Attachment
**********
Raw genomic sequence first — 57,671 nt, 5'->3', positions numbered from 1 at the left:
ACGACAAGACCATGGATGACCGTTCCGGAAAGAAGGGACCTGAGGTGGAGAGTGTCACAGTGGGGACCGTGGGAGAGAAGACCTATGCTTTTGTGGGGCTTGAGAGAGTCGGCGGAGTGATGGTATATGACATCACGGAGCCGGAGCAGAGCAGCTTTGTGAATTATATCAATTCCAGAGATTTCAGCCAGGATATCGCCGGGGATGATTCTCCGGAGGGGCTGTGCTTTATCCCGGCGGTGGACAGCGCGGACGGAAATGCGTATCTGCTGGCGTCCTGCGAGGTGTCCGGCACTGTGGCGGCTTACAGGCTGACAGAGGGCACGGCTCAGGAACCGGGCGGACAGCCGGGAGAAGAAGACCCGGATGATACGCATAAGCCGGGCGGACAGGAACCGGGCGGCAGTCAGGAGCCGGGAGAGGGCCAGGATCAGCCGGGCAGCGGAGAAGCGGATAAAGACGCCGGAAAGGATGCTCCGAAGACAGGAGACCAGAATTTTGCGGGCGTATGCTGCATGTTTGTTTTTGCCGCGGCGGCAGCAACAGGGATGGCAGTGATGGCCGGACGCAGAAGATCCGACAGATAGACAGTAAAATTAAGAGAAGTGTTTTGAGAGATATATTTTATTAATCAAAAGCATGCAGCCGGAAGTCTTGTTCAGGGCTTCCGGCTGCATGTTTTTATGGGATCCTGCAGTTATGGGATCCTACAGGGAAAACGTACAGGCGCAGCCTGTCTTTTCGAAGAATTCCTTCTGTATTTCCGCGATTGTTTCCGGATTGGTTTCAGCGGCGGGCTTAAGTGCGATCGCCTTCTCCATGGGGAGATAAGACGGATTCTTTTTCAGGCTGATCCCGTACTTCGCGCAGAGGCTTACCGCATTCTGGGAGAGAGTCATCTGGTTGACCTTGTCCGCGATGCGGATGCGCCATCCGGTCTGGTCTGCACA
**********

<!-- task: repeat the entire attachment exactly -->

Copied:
Raw genomic sequence first — 57,671 nt, 5'->3', positions numbered from 1 at the left:
ACGACAAGACCATGGATGACCGTTCCGGAAAGAAGGGACCTGAGGTGGAGAGTGTCACAGTGGGGACCGTGGGAGAGAAGACCTATGCTTTTGTGGGGCTTGAGAGAGTCGGCGGAGTGATGGTATATGACATCACGGAGCCGGAGCAGAGCAGCTTTGTGAATTATATCAATTCCAGAGATTTCAGCCAGGATATCGCCGGGGATGATTCTCCGGAGGGGCTGTGCTTTATCCCGGCGGTGGACAGCGCGGACGGAAATGCGTATCTGCTGGCGTCCTGCGAGGTGTCCGGCACTGTGGCGGCTTACAGGCTGACAGAGGGCACGGCTCAGGAACCGGGCGGACAGCCGGGAGAAGAAGACCCGGATGATACGCATAAGCCGGGCGGACAGGAACCGGGCGGCAGTCAGGAGCCGGGAGAGGGCCAGGATCAGCCGGGCAGCGGAGAAGCGGATAAAGACGCCGGAAAGGATGCTCCGAAGACAGGAGACCAGAATTTTGCGGGCGTATGCTGCATGTTTGTTTTTGCCGCGGCGGCAGCAACAGGGATGGCAGTGATGGCCGGACGCAGAAGATCCGACAGATAGACAGTAAAATTAAGAGAAGTGTTTTGAGAGATATATTTTATTAATCAAAAGCATGCAGCCGGAAGTCTTGTTCAGGGCTTCCGGCTGCATGTTTTTATGGGATCCTGCAGTTATGGGATCCTACAGGGAAAACGTACAGGCGCAGCCTGTCTTTTCGAAGAATTCCTTCTGTATTTCCGCGATTGTTTCCGGATTGGTTTCAGCGGCGGGCTTAAGTGCGATCGCCTTCTCCATGGGGAGATAAGACGGATTCTTTTTCAGGCTGATCCCGTACTTCGCGCAGAGGCTTACCGCATTCTGGGAGAGAGTCATCTGGTTGACCTTGTCCGCGATGCGGATGCGCCATCCGGTCTGGTCTGCACA